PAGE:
The 1906 Antiquities Act grants presidents the authority to protect historic landmarks, historic and prehistoric structures, and other objects of historic or scientific interest. Yet, last April, more than a century after the passage of the Antiquities Act and more than 50 years since the last alteration of national monument boundaries, President Donald Trump issued an Executive Order instructing Secretary of the Interior Ryan Zinke to undertake a broad review of national monuments created since 1996 under the Antiquities Act and that span at least 100,000 acres. On December 4, 2017, acting on Secretary Zinke’s recommendations, President Trump issued two proclamations significantly reducing the acreage and perimeters of Grand Staircase-Escalante and Bears Ears National Monuments.

Analyzing the Food Rescue Landscape in Nashville, Tennessee

Nashville, Tennessee (Wikimedia Commons)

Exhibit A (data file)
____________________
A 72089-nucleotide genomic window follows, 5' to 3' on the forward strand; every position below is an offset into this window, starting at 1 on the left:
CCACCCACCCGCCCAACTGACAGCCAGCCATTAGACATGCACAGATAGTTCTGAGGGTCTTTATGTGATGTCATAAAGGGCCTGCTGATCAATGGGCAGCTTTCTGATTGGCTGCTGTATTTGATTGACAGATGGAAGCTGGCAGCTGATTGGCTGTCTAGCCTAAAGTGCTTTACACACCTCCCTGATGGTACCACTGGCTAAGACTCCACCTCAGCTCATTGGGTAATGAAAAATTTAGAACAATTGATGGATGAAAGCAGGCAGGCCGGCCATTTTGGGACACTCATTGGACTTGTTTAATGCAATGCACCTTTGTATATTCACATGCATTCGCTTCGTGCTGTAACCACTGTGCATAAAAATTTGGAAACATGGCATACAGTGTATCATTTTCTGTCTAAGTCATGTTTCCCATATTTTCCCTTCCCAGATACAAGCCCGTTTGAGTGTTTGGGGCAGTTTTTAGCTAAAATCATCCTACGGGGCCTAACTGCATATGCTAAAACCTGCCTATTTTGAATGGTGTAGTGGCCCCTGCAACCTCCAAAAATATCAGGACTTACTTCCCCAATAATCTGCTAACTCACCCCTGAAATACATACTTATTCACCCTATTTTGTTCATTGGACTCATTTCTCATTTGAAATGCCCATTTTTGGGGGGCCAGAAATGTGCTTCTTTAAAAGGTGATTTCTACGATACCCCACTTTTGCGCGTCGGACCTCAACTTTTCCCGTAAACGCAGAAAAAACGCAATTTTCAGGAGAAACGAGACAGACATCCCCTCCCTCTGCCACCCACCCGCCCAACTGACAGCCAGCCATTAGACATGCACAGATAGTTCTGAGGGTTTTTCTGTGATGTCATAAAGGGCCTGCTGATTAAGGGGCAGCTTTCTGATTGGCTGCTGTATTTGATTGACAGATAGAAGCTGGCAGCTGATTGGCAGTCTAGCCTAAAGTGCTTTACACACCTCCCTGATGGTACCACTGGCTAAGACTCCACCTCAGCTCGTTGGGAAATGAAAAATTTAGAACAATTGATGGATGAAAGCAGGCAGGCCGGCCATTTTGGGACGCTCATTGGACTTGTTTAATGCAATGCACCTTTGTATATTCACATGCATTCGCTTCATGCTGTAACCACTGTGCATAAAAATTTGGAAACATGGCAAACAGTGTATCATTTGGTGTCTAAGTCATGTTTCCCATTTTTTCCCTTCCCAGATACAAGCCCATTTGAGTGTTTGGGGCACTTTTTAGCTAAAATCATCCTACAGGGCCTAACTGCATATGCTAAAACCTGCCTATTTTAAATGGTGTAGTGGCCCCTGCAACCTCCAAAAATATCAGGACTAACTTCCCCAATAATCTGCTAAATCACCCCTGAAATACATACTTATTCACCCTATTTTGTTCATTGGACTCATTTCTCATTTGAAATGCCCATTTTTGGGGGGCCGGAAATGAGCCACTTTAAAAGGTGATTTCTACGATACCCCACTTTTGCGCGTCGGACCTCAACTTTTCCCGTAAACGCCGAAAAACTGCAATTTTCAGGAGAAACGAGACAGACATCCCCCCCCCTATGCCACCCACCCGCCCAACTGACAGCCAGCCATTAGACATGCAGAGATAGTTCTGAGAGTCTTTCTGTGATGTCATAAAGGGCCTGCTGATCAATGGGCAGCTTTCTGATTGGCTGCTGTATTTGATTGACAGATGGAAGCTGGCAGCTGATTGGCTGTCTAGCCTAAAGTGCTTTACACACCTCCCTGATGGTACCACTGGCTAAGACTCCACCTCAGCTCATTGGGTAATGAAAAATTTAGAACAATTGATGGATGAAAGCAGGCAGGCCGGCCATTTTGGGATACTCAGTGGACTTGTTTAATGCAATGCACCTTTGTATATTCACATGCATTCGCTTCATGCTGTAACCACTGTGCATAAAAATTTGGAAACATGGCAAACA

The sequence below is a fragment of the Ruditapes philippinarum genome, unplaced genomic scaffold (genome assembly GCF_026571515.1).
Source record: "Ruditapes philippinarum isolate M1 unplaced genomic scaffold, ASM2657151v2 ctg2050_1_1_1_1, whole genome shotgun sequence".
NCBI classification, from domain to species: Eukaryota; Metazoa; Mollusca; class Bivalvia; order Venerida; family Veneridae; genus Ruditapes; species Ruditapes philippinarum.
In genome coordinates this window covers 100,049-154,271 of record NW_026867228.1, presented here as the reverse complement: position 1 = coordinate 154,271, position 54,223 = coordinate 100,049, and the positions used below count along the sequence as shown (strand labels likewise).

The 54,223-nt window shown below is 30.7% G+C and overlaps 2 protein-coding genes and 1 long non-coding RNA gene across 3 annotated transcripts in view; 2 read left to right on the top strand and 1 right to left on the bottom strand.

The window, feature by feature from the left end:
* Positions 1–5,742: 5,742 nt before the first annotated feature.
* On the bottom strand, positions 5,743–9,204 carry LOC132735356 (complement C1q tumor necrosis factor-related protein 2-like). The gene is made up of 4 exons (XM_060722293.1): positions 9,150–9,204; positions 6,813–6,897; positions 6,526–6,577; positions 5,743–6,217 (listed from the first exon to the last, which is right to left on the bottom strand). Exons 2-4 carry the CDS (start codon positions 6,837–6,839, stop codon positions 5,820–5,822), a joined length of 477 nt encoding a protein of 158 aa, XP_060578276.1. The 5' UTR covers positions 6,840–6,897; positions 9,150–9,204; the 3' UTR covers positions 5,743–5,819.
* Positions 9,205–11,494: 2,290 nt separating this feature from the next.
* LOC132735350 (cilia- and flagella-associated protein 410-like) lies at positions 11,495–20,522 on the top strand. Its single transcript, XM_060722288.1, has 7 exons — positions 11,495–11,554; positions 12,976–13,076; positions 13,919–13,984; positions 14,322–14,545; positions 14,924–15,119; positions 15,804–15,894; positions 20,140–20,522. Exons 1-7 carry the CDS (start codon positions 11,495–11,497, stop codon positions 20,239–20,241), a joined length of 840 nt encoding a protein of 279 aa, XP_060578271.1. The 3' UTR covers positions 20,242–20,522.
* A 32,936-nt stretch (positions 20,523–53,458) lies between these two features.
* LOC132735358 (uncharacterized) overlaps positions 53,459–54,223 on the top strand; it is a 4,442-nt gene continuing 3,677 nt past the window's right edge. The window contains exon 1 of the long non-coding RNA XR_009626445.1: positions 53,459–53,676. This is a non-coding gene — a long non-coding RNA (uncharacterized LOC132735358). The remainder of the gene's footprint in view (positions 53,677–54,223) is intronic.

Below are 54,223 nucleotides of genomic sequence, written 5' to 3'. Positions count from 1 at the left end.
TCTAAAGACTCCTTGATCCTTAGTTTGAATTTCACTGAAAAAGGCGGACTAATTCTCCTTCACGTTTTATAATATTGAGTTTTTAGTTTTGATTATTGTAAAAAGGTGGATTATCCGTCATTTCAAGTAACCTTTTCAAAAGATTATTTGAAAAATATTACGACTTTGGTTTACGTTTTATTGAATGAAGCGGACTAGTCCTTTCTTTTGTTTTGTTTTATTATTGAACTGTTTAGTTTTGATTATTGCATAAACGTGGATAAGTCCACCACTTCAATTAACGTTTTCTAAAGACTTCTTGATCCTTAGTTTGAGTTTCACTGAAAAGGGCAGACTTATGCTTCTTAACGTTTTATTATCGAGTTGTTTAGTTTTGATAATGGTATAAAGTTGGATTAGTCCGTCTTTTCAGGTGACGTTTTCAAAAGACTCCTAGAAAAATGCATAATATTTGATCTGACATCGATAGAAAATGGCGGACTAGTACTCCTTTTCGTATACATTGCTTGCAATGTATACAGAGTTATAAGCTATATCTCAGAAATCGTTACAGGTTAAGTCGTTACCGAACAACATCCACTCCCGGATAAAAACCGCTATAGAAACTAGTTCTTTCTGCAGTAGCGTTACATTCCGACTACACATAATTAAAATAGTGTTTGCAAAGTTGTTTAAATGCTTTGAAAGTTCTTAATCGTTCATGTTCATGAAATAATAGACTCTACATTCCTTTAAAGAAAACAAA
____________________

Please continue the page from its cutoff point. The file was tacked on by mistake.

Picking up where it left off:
By Emmett McKinney, Research Associate, JoAnne Berkenkamp, Senior Advocate, Food & Agriculture Program, Natural Resources Defense Council, and Linda Breggin, Senior Attorney
Monday, November 20, 2017

Some say leftovers are the best part of Thanksgiving. While that may be true, the rest of the year, there are ample missed opportunities to donate surplus prepared foods from institutions and restaurants. Realizing these opportunities is an important way to waste less food and feed more people, because up to 40% of food (along with the water, energy, and land used in production) goes to waste every year in the United States. At the same time, over 13% of Americans—one in eight—experience food insecurity.

Houston After Harvey: Building Resilience, or Business as Usual?

Buffalo Bayou Park (Nora M.L.)
By Nora Moraga-Lewy, Research Associate
Wednesday, November 15, 2017

Houston’s 160-acre Buffalo Bayou Park was designed to flood. The park is lined with native vegetation and landscaped to channel runoff and maximize floodwater transport capacity. Dog-walkers, joggers, bikers, and picnickers frequent the park, which also serves as habitat for native plant and animal species and has features that help filter pollutants from stormwater runoff that would otherwise flow directly into the waterway.

Budget Reconciliation: Taxes and a Wildlife Refuge on the Chopping Block

The Coastal Plain of the Arctic National Wildlife Refuge (US FWS)
By Patricia J. Beneke, Visiting Scholar
Monday, November 13, 2017